Wednesday, October 30, 2019

Creative Writing Essay Example | Topics and Well Written Essays - 2000 words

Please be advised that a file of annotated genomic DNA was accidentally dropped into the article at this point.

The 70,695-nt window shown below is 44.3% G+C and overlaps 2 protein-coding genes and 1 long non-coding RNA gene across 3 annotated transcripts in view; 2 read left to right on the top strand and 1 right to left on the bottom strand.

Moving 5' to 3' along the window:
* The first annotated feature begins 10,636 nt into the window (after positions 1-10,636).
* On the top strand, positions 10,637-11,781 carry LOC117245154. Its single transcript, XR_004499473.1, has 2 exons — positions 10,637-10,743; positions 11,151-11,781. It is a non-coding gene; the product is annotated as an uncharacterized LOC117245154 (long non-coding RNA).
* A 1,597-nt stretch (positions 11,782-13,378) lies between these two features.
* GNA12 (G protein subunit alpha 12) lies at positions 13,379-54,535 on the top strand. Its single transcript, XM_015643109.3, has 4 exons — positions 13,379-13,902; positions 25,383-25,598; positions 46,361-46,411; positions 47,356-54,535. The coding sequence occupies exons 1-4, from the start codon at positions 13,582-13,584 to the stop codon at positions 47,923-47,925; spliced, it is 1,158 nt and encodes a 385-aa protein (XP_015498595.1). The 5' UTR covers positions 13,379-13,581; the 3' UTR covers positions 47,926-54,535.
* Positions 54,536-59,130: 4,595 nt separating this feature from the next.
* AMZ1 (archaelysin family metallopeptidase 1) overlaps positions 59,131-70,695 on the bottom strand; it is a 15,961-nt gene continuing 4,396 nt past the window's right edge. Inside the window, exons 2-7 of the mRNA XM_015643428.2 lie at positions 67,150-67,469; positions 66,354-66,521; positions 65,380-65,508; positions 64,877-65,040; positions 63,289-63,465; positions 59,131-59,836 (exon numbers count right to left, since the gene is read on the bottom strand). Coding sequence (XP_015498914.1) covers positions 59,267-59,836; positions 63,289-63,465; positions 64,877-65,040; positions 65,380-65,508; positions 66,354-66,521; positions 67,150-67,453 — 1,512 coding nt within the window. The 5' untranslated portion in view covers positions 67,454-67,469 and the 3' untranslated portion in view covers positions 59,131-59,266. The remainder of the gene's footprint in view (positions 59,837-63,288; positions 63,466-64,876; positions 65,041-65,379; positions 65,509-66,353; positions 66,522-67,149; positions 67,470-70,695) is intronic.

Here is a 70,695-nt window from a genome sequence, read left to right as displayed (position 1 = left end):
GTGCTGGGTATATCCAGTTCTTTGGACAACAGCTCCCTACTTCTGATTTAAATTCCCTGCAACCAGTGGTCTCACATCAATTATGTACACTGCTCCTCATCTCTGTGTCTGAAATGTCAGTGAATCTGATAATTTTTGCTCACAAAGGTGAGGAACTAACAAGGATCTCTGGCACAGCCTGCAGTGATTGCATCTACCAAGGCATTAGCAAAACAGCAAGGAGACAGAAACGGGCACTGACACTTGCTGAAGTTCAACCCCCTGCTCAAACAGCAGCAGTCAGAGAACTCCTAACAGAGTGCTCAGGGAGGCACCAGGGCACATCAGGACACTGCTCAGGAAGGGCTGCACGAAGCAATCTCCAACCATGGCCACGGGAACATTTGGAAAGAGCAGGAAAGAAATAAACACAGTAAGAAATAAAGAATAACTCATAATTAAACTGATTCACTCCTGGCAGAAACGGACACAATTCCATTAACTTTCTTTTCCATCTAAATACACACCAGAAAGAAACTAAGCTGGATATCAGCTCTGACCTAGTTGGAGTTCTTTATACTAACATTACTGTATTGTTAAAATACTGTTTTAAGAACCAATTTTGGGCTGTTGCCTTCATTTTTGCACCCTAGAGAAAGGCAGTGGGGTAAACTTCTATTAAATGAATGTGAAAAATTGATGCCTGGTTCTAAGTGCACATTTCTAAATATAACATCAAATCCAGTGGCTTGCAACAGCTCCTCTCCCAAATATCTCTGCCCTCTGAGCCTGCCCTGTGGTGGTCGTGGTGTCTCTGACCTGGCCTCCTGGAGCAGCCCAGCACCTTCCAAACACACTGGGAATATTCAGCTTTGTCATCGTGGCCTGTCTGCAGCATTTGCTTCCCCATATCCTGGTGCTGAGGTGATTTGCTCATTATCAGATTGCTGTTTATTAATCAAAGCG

Creative Writing - Essay Example The comedy depended a great deal on the ability of the audience to ‘get’ the joke as laughter from the audience was always a sign during stage performances that the play was being well received. This element of external interaction was incorporated into the sit-com, but with the added benefit of being able to record the show first and then air it later. Thus, unexpected reactions from the audience could be cut out, errors in performance could be tried again and prompts for audience reaction weren’t as obvious. By combining these two approaches, the sit-com still maintains the illusion of being a live event in spite of the great degree of editing and production involved. This ability to edit and change has also introduced more meaning into the shows produced. Just as the comedies of stage and radio were reflections of their society, so have the sit-coms of the past several decades reflected the society that produce them but with the greater realization of preservat ion of performance and significance to audiences. In many ways, the sit-com of today has not changed a great deal in its structural format even as its reflection of society has altered and the level of meaning presented has deepened with greater understanding of the principles at work. Before one can look at individual sit-coms to see if they hold up to a common definition, it is helpful to have a definition and idea of development in place. Generally sit-coms, or situation comedies, are defined as a form of comedy that presents episodes of recurring characters as they interact within a common environment, facing some sort of complication and resolving it at the end with some form of happy ending. The sit-com has developed from a long history of stage performances intended to entertain the masses by featuring stories they were able to relate with while also poking gentle fun at the lifestyles of the wealthy. According to Lewisohn, precursors of the sitcom have existed since the time s of ancient Greece in the plays of Aristophanes, ancient Rome through Terence and Plautus and Sudraka in ancient India (2003). Generally speaking, sitcoms have several elements in common with one another that have been carried forward from these earlier plays, into the modern world through the early sitcoms such as I Love Lucy and preserved through to the present day with shows such as Married with Children and Friends. The first such element is the focus on comedy or entertainment. Every sitcom relies heavily on the basic building blocks of comedy including some, if not all, of the following: slapstick, satire, sarcasm, irony, pranks, sight gags, parody, comedy of errors, black comedy, romantic comedy, scatological humor or comedy of manners among other things. In keeping with this focus, sitcoms always end with a happy ending, or at least a resolution that returns everything back to the ‘normal’ situation for this group of people which has the effect of being humorou s to the audience. Sitcoms generally focus on a limited number of main characters who reappear week after week within the same general environment – generally it’s a family or a family-like group as they appear in their most accustomed living space. Although facing different issues each week, even the basic action from week to week is highly repetitive.

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